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pone-0047492-g001: Dendritic cell uptake of fluorescenated VLPs.CD11c+ MHC Class II+ splenocyte-derived cultured D1 dendritic cells (2×105 cells) were cultured in the presence of 5 µg FITC-labelled VLPs alone or in association with E8Pam2Cys (0.01 nmoles/ml). Cells were harvested after 24 hours, washed, fixed in 1% paraformaldehyde and analysed for green fluorescence by flow cytometry. Representative histograms show both surface (A) and intracellular (B) associated fluorescence derived from the analysis of a minimum of 1×104 cells in each sample. To determine the level of fluorescence emanating from the cell interior, extracellular fluorescence was quenched by exposing cells to trypan blue for 1 minute prior to analysis. Bar graphs show the percentage of cells deemed to be positive for (C) whole cell or (D) intracellular associated fluorescence based on a marker that was set using untreated cells and are representative of results from one of three experiments conducted separately.

Mentions: The syntheses of the branched anionic peptide construct containing eight N-terminal glutamic acid residues (E8) using traditional Fmoc chemistry has been described previously [23]. Briefly, synthesis was carried out manually using PEG-S RAM solid support (Rapp Polymere, Tübingen, Germany; substitution factor 0.27 mmol/g). Fmoc-lysine(Mtt)-OH (Novabiochem, Läufelfingen, Switzerland) was first coupled to the support and the Fmoc protecting group present on the α-amino group then removed and Fmoc-lysine(Fmoc)-OH was then coupled to the exposed N-terminal amino group. Subsequent de-protection and acylation of another two rounds of Fmoc-lysine(Fmoc)-OH yielded eight branch points to which glutamic acid residues were coupled. The primary amino groups of the glutamic acid residues were then acetylated using a 20-fold excess of acetic anhydride and a 40-fold excess of diisopropylethylamine (DIPEA; Sigma, Australia) to generate E8 which has an overall charge of −8. Lipidation of E8 was then carried out by removing the Mtt protective group present on the ε-amino group of the C-terminal lysine followed by acylation of the exposed ε-amino group with two serially added serine residues. The Pam2Cys lipid moiety was then coupled according to Zeng et al [25] to generate E8(Pam2Cys) (Figure 1A).


Hepatitis C VLPs delivered to dendritic cells by a TLR2 targeting lipopeptide results in enhanced antibody and cell-mediated responses.

Chua BY, Johnson D, Tan A, Earnest-Silveira L, Sekiya T, Chin R, Torresi J, Jackson DC - PLoS ONE (2012)

Dendritic cell uptake of fluorescenated VLPs.CD11c+ MHC Class II+ splenocyte-derived cultured D1 dendritic cells (2×105 cells) were cultured in the presence of 5 µg FITC-labelled VLPs alone or in association with E8Pam2Cys (0.01 nmoles/ml). Cells were harvested after 24 hours, washed, fixed in 1% paraformaldehyde and analysed for green fluorescence by flow cytometry. Representative histograms show both surface (A) and intracellular (B) associated fluorescence derived from the analysis of a minimum of 1×104 cells in each sample. To determine the level of fluorescence emanating from the cell interior, extracellular fluorescence was quenched by exposing cells to trypan blue for 1 minute prior to analysis. Bar graphs show the percentage of cells deemed to be positive for (C) whole cell or (D) intracellular associated fluorescence based on a marker that was set using untreated cells and are representative of results from one of three experiments conducted separately.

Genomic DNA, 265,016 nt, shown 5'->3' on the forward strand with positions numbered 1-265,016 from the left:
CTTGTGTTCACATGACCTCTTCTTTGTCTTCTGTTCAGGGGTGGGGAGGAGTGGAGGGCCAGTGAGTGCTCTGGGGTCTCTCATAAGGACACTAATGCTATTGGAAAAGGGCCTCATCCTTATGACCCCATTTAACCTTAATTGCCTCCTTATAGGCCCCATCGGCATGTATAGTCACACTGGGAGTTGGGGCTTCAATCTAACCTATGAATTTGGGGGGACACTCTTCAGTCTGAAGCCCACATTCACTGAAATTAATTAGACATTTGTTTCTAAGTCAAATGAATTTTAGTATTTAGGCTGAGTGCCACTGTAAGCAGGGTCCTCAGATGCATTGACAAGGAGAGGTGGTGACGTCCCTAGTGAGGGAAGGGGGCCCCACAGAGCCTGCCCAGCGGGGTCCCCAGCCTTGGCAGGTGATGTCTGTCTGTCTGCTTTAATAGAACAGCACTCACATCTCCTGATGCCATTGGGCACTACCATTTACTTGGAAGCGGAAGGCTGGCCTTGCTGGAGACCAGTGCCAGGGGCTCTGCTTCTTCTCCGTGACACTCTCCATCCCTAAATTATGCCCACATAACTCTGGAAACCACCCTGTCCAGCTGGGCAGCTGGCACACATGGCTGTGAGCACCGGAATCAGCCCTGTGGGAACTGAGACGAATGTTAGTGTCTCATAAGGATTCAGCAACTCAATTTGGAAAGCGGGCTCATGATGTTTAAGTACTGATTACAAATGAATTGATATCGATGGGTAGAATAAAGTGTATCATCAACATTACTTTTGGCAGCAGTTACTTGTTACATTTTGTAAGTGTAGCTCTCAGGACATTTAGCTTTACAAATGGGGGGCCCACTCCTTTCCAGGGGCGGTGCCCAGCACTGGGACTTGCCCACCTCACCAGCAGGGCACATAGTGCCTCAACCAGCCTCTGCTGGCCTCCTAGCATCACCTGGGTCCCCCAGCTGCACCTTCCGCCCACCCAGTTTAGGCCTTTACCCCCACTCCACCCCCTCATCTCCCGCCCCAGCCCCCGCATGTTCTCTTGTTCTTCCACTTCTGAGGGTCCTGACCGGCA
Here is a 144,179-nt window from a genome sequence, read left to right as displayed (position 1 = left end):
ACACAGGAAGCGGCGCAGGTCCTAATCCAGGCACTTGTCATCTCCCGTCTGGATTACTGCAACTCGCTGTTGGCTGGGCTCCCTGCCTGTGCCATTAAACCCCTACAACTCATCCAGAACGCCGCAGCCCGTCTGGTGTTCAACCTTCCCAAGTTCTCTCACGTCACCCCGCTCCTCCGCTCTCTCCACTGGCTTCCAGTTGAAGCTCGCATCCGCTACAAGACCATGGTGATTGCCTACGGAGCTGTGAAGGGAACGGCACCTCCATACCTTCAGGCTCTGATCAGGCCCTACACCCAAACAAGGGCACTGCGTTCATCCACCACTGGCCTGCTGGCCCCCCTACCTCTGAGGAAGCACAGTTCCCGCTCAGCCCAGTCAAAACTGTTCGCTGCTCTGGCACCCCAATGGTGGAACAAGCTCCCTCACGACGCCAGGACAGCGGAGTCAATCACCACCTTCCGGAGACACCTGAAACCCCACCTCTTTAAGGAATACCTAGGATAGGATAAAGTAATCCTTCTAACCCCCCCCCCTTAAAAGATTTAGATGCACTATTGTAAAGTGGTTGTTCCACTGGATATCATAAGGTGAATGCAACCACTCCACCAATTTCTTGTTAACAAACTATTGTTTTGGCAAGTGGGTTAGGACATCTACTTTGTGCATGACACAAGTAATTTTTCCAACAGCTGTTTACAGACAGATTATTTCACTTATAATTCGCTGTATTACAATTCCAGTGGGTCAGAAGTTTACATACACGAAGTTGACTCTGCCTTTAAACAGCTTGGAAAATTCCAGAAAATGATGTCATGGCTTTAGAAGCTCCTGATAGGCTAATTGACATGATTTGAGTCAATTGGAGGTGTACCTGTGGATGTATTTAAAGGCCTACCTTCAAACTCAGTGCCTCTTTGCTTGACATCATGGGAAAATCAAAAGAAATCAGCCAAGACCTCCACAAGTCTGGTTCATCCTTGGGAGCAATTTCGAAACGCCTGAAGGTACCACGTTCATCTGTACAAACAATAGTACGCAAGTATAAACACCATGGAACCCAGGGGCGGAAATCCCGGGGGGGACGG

© Copyright Policy
Related In: Results  -  Collection

Show All Figures
getmorefigures.php?uid=PMC3472981&req=5

pone-0047492-g001: Dendritic cell uptake of fluorescenated VLPs.CD11c+ MHC Class II+ splenocyte-derived cultured D1 dendritic cells (2×105 cells) were cultured in the presence of 5 µg FITC-labelled VLPs alone or in association with E8Pam2Cys (0.01 nmoles/ml). Cells were harvested after 24 hours, washed, fixed in 1% paraformaldehyde and analysed for green fluorescence by flow cytometry. Representative histograms show both surface (A) and intracellular (B) associated fluorescence derived from the analysis of a minimum of 1×104 cells in each sample. To determine the level of fluorescence emanating from the cell interior, extracellular fluorescence was quenched by exposing cells to trypan blue for 1 minute prior to analysis. Bar graphs show the percentage of cells deemed to be positive for (C) whole cell or (D) intracellular associated fluorescence based on a marker that was set using untreated cells and are representative of results from one of three experiments conducted separately.